Third, there is the issue of “material breach” of Iraqi obligations under the U.N. resolutions. The U.N. weapons inspectors were moving into and out of Iraq, looking where they pleased, and it was up to them to report evasion or breach to the Council. This puts in high relief the pressures exerted on Hans Blix by Condoleezza Rice and other US officials to induce the weapons inspectors to tell the Council that Iraq had failed to comply.
In addition, Goldsmith notes, the United States took the position that the fact of whether Iraq had failed to comply was “a matter of objective fact” that could be assessed by nations independently of the United Nations. Goldsmith notes drily, “I am not aware of any other state which supports this view.” Once again, the necessity for the Security Council to make a determination of material breach (which it never did) — and to prescribe whatever response it deemed necessary — was required to give effect to the resolution.
Then there is the matter of George Bush’s assertion of a right to pre-emptive self-defense. Lord Goldsmith observes that the threat of armed attack must be actual or imminent, that the use of force must be the sole available means of averting attack, and that the response must be proportional. The United States claimed a broad right to use force to pre-empt danger in the future. Goldsmith concludes, “This is not a doctrine which, in my opinion, exists or is recognized in international law.”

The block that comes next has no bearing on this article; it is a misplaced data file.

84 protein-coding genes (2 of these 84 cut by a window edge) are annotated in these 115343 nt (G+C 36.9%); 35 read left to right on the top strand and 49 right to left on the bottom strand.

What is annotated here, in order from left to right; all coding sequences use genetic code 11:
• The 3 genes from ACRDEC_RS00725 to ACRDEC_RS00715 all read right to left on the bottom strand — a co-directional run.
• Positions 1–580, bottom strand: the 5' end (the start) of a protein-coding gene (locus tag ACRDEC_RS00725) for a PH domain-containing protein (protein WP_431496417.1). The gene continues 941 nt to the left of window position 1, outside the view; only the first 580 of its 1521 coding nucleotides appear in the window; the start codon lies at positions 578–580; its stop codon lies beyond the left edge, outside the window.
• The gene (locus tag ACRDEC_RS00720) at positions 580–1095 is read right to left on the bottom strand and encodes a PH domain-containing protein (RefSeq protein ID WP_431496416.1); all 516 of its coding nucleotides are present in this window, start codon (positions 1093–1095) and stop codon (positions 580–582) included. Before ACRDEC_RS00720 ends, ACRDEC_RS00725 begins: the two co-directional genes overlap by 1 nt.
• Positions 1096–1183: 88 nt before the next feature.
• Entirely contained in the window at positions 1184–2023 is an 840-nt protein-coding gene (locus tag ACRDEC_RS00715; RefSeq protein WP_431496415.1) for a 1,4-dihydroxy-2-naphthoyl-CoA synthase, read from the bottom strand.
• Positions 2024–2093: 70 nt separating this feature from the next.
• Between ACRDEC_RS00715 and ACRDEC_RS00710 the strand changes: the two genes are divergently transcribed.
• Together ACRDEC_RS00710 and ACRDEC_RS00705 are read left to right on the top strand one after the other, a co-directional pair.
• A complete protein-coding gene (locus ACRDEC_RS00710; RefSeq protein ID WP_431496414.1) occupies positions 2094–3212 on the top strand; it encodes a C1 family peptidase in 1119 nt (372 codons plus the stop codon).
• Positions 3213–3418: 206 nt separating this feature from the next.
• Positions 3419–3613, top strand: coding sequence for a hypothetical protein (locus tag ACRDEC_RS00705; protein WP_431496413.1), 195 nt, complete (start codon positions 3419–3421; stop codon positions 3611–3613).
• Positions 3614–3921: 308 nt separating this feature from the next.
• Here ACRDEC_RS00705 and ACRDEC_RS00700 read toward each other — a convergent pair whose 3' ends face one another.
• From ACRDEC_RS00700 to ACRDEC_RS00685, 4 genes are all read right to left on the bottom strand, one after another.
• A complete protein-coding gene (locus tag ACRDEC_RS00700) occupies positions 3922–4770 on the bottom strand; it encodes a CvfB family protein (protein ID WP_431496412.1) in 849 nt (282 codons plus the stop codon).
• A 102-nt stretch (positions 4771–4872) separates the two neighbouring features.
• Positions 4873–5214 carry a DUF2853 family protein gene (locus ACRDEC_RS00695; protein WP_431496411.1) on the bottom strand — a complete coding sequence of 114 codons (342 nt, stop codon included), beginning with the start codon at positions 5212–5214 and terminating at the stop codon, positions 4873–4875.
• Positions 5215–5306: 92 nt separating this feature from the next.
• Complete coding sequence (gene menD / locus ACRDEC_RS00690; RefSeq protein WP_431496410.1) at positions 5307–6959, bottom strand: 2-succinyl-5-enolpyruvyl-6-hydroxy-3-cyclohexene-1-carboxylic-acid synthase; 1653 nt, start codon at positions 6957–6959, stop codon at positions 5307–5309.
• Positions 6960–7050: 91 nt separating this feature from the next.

Finally, there is the broad principle of proportionality. Force used against Iraq in service of the U.N. resolutions “must have as its objective the enforcement of the terms of the [Gulf War] cease-fire [i.e., Resolution 687],” needed to be limited to achieving that objective, and had to be proportional to “securing compliance with Iraq’s disarmament obligations.” In other words, Goldsmith explicitly noted, “regime change cannot be the objective of military action.”
George Bush sought a congressional resolution authorizing force and secured it on Oct. 10, 2002. That resolution explicitly restricted the use of force to compelling adherence with “relevant United Nations Security Council resolutions,” and continuing threats from Iraq. This was not a blanket declaration of war. The resolution’s contingent authority evaporates if its conditions are not met.
We now know that Saddam Hussein had no weapons of mass destruction and very little in the way of programs to develop them. That is why the weapons inspectors, quite rightly, were not going to report a material breach — the inspectors could find no evidence of weapons. Iraq was in compliance with the Gulf War resolutions and had not invaded anyone — hence no threat to international peace and security. Washington’s assertion otherwise remained crucial to cover an aggressive war with a fig leaf of legality. That fig leaf has now disappeared.